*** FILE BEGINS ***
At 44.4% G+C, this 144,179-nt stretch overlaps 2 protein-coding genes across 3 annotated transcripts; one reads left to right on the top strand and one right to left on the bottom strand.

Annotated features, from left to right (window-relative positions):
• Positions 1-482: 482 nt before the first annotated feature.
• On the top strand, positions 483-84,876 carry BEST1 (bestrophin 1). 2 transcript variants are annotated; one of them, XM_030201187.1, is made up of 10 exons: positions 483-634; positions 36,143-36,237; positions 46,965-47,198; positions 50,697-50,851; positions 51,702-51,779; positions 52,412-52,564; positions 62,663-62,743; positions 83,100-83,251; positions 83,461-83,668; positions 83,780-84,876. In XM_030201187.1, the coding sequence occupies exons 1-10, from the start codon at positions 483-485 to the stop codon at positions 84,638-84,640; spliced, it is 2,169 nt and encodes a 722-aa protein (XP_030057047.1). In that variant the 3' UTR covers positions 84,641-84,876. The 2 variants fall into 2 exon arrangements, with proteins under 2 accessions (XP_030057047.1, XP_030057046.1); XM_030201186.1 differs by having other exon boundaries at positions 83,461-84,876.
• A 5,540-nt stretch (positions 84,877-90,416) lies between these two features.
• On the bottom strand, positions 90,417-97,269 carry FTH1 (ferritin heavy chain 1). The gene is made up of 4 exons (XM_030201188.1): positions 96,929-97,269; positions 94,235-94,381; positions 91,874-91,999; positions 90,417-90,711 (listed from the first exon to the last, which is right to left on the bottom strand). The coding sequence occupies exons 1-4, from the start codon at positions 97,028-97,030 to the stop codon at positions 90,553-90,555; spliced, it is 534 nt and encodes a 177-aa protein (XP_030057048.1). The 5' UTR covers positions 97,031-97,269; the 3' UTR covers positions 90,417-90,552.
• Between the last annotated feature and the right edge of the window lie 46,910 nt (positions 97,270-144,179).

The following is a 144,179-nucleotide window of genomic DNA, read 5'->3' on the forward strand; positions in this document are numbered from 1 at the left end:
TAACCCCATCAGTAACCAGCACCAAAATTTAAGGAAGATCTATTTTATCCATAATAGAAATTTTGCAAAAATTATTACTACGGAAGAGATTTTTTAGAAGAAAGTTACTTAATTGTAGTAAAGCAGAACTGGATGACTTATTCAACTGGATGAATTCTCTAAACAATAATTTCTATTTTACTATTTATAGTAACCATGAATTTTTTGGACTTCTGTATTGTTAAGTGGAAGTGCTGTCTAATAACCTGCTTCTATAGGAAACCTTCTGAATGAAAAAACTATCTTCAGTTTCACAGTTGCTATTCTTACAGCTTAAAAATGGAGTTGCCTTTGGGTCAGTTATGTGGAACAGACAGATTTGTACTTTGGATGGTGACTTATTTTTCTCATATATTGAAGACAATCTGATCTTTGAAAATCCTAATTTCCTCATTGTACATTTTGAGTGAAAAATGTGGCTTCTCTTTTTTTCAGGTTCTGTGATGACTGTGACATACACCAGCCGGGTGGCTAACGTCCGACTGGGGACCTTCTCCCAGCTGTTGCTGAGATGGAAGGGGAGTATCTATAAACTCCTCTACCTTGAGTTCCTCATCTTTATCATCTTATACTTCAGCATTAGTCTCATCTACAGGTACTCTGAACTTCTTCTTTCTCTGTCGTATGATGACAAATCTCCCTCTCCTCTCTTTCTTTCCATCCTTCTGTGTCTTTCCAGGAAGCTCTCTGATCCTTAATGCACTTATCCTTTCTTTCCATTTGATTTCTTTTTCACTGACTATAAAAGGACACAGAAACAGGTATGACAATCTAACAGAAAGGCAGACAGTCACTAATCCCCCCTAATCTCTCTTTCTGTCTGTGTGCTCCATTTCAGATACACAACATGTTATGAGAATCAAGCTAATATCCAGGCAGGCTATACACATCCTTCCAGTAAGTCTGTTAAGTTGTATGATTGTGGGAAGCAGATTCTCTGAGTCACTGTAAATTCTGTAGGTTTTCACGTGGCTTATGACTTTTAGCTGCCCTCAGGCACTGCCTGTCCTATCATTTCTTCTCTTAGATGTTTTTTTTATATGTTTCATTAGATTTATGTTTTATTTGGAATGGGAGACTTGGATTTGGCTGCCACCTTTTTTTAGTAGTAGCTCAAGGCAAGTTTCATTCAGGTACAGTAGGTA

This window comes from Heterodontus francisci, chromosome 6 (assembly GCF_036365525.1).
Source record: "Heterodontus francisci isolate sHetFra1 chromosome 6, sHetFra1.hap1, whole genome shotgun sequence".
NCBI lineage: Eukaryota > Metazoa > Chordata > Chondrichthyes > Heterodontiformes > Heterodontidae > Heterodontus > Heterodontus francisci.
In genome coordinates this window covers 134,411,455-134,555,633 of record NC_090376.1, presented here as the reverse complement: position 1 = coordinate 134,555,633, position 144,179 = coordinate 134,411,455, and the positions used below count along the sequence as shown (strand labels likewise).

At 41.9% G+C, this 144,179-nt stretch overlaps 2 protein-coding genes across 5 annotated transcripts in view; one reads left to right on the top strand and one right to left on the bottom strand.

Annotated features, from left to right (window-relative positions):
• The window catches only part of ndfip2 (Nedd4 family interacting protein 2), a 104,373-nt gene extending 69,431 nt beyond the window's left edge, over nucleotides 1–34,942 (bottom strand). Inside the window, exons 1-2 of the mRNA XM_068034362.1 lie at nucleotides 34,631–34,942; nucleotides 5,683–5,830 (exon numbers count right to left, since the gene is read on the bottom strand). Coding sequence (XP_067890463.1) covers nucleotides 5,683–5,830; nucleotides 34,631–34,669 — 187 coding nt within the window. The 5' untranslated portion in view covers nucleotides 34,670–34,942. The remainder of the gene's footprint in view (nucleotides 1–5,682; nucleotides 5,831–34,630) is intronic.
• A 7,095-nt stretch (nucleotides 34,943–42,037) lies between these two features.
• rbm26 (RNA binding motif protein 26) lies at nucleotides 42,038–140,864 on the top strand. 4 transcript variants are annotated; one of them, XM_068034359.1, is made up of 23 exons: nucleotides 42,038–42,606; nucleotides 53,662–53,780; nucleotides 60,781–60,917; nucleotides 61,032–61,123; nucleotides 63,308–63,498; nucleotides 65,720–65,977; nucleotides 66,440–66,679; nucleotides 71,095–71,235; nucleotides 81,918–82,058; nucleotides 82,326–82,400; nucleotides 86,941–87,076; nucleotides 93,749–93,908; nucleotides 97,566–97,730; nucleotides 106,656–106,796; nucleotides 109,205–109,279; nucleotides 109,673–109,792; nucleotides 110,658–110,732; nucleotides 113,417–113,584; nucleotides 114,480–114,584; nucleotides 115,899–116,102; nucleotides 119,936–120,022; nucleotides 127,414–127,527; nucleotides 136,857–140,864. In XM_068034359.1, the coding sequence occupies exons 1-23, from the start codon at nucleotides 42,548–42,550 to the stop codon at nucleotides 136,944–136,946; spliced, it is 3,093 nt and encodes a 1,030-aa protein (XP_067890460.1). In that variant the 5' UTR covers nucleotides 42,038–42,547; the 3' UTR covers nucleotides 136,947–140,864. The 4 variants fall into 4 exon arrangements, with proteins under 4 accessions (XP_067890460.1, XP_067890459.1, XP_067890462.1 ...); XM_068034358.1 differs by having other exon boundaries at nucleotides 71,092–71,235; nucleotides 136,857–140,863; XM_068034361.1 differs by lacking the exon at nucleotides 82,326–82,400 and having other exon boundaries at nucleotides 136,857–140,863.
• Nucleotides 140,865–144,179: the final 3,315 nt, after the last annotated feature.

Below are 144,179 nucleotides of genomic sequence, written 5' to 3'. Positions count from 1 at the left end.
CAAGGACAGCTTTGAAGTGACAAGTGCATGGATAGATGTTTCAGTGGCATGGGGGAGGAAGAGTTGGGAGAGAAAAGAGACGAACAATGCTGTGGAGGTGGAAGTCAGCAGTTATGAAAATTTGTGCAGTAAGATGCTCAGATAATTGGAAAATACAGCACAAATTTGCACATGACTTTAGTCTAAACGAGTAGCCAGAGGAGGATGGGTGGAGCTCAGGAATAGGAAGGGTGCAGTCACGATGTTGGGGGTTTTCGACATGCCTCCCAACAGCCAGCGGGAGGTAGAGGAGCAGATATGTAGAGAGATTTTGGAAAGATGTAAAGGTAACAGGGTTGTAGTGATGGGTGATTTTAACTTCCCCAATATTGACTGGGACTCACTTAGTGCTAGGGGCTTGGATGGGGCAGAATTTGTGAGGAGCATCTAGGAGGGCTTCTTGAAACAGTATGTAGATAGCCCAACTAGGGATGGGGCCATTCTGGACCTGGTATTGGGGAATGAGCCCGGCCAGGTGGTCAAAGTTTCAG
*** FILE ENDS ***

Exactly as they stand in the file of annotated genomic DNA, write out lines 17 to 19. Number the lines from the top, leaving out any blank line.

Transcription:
• A 7,095-nt stretch (nucleotides 34,943–42,037) lies between these two features.
• rbm26 (RNA binding motif protein 26) lies at nucleotides 42,038–140,864 on the top strand. 4 transcript variants are annotated; one of them, XM_068034359.1, is made up of 23 exons: nucleotides 42,038–42,606; nucleotides 53,662–53,780; nucleotides 60,781–60,917; nucleotides 61,032–61,123; nucleotides 63,308–63,498; nucleotides 65,720–65,977; nucleotides 66,440–66,679; nucleotides 71,095–71,235; nucleotides 81,918–82,058; nucleotides 82,326–82,400; nucleotides 86,941–87,076; nucleotides 93,749–93,908; nucleotides 97,566–97,730; nucleotides 106,656–106,796; nucleotides 109,205–109,279; nucleotides 109,673–109,792; nucleotides 110,658–110,732; nucleotides 113,417–113,584; nucleotides 114,480–114,584; nucleotides 115,899–116,102; nucleotides 119,936–120,022; nucleotides 127,414–127,527; nucleotides 136,857–140,864. In XM_068034359.1, the coding sequence occupies exons 1-23, from the start codon at nucleotides 42,548–42,550 to the stop codon at nucleotides 136,944–136,946; spliced, it is 3,093 nt and encodes a 1,030-aa protein (XP_067890460.1). In that variant the 5' UTR covers nucleotides 42,038–42,547; the 3' UTR covers nucleotides 136,947–140,864. The 4 variants fall into 4 exon arrangements, with proteins under 4 accessions (XP_067890460.1, XP_067890459.1, XP_067890462.1 ...); XM_068034358.1 differs by having other exon boundaries at nucleotides 71,092–71,235; nucleotides 136,857–140,863; XM_068034361.1 differs by lacking the exon at nucleotides 82,326–82,400 and having other exon boundaries at nucleotides 136,857–140,863.
• Nucleotides 140,865–144,179: the final 3,315 nt, after the last annotated feature.